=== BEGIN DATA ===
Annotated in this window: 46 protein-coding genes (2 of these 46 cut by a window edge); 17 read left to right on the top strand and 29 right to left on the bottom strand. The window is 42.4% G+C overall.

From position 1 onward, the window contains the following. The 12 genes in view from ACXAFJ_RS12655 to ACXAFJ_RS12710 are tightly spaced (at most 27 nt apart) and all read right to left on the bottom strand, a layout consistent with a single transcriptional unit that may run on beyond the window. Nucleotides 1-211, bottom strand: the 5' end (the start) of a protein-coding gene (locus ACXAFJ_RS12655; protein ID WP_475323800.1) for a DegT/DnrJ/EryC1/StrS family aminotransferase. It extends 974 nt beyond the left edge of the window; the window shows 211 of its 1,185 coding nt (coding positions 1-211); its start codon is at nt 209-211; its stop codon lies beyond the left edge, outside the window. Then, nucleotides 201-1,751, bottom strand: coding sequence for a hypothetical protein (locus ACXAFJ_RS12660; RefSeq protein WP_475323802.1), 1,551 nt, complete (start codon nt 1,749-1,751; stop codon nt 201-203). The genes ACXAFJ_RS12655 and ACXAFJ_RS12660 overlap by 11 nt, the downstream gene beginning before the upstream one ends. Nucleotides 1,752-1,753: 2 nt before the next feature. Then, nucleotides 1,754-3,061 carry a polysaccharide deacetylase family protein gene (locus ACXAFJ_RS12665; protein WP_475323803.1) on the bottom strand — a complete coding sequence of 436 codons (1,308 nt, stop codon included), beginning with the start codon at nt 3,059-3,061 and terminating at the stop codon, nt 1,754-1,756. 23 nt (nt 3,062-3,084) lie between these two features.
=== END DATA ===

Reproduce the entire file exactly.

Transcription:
Annotated in this window: 46 protein-coding genes (2 of these 46 cut by a window edge); 17 read left to right on the top strand and 29 right to left on the bottom strand. The window is 42.4% G+C overall.

From position 1 onward, the window contains the following. The 12 genes in view from ACXAFJ_RS12655 to ACXAFJ_RS12710 are tightly spaced (at most 27 nt apart) and all read right to left on the bottom strand, a layout consistent with a single transcriptional unit that may run on beyond the window. Nucleotides 1-211, bottom strand: the 5' end (the start) of a protein-coding gene (locus ACXAFJ_RS12655; protein ID WP_475323800.1) for a DegT/DnrJ/EryC1/StrS family aminotransferase. It extends 974 nt beyond the left edge of the window; the window shows 211 of its 1,185 coding nt (coding positions 1-211); its start codon is at nt 209-211; its stop codon lies beyond the left edge, outside the window. Then, nucleotides 201-1,751, bottom strand: coding sequence for a hypothetical protein (locus ACXAFJ_RS12660; RefSeq protein WP_475323802.1), 1,551 nt, complete (start codon nt 1,749-1,751; stop codon nt 201-203). The genes ACXAFJ_RS12655 and ACXAFJ_RS12660 overlap by 11 nt, the downstream gene beginning before the upstream one ends. Nucleotides 1,752-1,753: 2 nt before the next feature. Then, nucleotides 1,754-3,061 carry a polysaccharide deacetylase family protein gene (locus ACXAFJ_RS12665; protein WP_475323803.1) on the bottom strand — a complete coding sequence of 436 codons (1,308 nt, stop codon included), beginning with the start codon at nt 3,059-3,061 and terminating at the stop codon, nt 1,754-1,756. 23 nt (nt 3,062-3,084) lie between these two features.